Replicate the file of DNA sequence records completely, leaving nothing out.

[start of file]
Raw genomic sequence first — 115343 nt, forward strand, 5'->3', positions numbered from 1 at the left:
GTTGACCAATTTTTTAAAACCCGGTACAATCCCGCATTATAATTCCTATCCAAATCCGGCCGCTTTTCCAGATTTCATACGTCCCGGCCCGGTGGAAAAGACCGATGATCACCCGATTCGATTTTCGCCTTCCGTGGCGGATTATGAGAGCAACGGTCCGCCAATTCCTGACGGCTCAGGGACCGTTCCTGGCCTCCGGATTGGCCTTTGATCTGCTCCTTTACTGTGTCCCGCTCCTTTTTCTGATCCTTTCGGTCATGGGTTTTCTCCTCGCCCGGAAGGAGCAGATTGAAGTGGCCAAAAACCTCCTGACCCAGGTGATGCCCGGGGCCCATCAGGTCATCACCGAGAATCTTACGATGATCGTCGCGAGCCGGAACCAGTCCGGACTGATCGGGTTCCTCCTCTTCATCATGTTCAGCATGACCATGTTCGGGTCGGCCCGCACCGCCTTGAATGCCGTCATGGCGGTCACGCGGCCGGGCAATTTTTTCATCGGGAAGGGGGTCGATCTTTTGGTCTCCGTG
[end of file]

Raw genomic sequence first — 115343 nt, forward strand, 5'->3', positions numbered from 1 at the left:
GTTGACCAATTTTTTAAAACCCGGTACAATCCCGCATTATAATTCCTATCCAAATCCGGCCGCTTTTCCAGATTTCATACGTCCCGGCCCGGTGGAAAAGACCGATGATCACCCGATTCGATTTTCGCCTTCCGTGGCGGATTATGAGAGCAACGGTCCGCCAATTCCTGACGGCTCAGGGACCGTTCCTGGCCTCCGGATTGGCCTTTGATCTGCTCCTTTACTGTGTCCCGCTCCTTTTTCTGATCCTTTCGGTCATGGGTTTTCTCCTCGCCCGGAAGGAGCAGATTGAAGTGGCCAAAAACCTCCTGACCCAGGTGATGCCCGGGGCCCATCAGGTCATCACCGAGAATCTTACGATGATCGTCGCGAGCCGGAACCAGTCCGGACTGATCGGGTTCCTCCTCTTCATCATGTTCAGCATGACCATGTTCGGGTCGGCCCGCACCGCCTTGAATGCCGTCATGGCGGTCACGCGGCCGGGCAATTTTTTCATCGGGAAGGGGGTCGATCTTTTGGTCTCCGTG